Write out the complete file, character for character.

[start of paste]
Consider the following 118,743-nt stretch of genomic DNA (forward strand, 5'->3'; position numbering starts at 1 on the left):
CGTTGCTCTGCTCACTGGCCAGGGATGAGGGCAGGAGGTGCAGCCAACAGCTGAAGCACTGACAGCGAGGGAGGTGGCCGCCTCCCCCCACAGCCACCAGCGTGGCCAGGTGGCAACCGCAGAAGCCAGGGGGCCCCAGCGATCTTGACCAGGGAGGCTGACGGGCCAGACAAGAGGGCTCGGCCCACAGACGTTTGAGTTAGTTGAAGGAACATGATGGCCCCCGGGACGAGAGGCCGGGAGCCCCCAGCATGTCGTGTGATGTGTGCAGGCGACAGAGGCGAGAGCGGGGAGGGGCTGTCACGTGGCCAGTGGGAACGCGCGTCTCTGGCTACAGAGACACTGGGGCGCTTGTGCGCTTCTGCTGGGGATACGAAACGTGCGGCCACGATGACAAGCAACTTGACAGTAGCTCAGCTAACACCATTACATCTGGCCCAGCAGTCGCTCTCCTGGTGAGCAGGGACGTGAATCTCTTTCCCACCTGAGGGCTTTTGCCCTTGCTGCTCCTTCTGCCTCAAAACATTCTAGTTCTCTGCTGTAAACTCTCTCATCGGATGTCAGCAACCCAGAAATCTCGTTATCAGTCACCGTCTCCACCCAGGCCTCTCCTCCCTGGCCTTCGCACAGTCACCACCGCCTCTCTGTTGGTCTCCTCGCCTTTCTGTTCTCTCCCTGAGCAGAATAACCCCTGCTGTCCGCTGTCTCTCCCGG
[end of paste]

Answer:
Consider the following 118,743-nt stretch of genomic DNA (forward strand, 5'->3'; position numbering starts at 1 on the left):
CGTTGCTCTGCTCACTGGCCAGGGATGAGGGCAGGAGGTGCAGCCAACAGCTGAAGCACTGACAGCGAGGGAGGTGGCCGCCTCCCCCCACAGCCACCAGCGTGGCCAGGTGGCAACCGCAGAAGCCAGGGGGCCCCAGCGATCTTGACCAGGGAGGCTGACGGGCCAGACAAGAGGGCTCGGCCCACAGACGTTTGAGTTAGTTGAAGGAACATGATGGCCCCCGGGACGAGAGGCCGGGAGCCCCCAGCATGTCGTGTGATGTGTGCAGGCGACAGAGGCGAGAGCGGGGAGGGGCTGTCACGTGGCCAGTGGGAACGCGCGTCTCTGGCTACAGAGACACTGGGGCGCTTGTGCGCTTCTGCTGGGGATACGAAACGTGCGGCCACGATGACAAGCAACTTGACAGTAGCTCAGCTAACACCATTACATCTGGCCCAGCAGTCGCTCTCCTGGTGAGCAGGGACGTGAATCTCTTTCCCACCTGAGGGCTTTTGCCCTTGCTGCTCCTTCTGCCTCAAAACATTCTAGTTCTCTGCTGTAAACTCTCTCATCGGATGTCAGCAACCCAGAAATCTCGTTATCAGTCACCGTCTCCACCCAGGCCTCTCCTCCCTGGCCTTCGCACAGTCACCACCGCCTCTCTGTTGGTCTCCTCGCCTTTCTGTTCTCTCCCTGAGCAGAATAACCCCTGCTGTCCGCTGTCTCTCCCGG